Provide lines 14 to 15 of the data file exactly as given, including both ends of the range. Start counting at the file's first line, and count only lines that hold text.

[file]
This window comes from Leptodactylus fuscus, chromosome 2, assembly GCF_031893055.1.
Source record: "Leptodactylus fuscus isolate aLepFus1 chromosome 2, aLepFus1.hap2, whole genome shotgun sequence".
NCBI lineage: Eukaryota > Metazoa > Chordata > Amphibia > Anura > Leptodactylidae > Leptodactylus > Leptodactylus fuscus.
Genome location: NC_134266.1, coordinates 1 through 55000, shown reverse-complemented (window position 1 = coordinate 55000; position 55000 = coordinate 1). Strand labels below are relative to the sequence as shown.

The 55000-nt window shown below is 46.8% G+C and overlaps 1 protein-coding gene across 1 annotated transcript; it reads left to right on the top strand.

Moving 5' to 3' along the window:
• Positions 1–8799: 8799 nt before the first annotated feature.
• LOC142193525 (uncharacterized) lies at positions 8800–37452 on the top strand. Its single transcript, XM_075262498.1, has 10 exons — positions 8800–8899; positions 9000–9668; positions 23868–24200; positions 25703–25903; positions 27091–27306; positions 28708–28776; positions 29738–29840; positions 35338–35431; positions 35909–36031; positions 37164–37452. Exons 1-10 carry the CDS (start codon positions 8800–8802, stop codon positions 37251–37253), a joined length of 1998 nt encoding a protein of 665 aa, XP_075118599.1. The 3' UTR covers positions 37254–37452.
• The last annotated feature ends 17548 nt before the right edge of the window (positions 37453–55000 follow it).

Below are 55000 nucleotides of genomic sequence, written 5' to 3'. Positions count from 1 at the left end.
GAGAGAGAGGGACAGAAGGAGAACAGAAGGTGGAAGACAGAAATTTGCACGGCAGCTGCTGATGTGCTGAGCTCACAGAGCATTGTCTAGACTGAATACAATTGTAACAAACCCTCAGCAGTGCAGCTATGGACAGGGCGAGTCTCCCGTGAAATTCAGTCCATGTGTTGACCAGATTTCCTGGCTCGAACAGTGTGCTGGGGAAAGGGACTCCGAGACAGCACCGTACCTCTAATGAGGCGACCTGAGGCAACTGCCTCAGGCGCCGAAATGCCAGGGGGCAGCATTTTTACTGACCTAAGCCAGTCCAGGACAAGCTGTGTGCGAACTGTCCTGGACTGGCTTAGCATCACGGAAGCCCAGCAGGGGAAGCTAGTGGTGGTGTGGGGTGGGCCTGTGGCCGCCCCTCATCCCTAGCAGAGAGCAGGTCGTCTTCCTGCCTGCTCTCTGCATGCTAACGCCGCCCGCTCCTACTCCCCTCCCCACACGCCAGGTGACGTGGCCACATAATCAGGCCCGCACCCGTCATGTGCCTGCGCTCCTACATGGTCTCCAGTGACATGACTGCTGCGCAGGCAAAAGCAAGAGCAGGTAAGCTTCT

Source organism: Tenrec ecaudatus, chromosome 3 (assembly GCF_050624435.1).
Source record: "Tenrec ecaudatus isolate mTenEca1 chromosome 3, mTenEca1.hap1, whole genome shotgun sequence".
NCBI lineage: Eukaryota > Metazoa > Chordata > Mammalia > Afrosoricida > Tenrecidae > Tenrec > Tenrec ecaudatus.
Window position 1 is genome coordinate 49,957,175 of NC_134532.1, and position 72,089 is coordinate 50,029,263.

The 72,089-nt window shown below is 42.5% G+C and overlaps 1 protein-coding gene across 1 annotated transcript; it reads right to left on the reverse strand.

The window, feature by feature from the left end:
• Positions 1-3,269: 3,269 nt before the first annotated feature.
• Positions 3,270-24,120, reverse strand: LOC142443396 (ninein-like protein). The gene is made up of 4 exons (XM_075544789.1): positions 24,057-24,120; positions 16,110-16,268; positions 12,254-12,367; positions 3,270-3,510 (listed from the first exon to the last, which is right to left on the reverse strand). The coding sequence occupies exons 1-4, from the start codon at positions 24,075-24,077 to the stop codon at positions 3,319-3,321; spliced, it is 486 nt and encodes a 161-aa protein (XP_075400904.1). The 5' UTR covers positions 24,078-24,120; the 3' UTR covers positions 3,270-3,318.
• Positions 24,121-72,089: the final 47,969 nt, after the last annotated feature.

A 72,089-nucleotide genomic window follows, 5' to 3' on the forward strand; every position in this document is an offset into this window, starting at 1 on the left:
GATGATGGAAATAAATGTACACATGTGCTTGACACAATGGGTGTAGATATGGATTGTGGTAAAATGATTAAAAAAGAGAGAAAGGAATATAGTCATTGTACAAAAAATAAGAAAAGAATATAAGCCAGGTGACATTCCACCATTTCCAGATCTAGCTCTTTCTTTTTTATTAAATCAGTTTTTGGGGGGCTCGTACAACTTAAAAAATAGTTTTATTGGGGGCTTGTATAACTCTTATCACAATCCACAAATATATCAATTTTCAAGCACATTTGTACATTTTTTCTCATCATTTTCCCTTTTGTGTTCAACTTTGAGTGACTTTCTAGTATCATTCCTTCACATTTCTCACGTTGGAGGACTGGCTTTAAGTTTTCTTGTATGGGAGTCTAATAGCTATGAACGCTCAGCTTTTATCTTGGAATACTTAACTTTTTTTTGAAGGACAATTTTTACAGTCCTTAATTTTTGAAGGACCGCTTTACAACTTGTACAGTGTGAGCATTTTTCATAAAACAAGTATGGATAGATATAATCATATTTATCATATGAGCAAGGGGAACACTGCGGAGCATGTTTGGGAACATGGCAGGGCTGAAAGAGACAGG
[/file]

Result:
NCBI lineage: Eukaryota > Metazoa > Chordata > Mammalia > Afrosoricida > Tenrecidae > Tenrec > Tenrec ecaudatus.
Window position 1 is genome coordinate 49,957,175 of NC_134532.1, and position 72,089 is coordinate 50,029,263.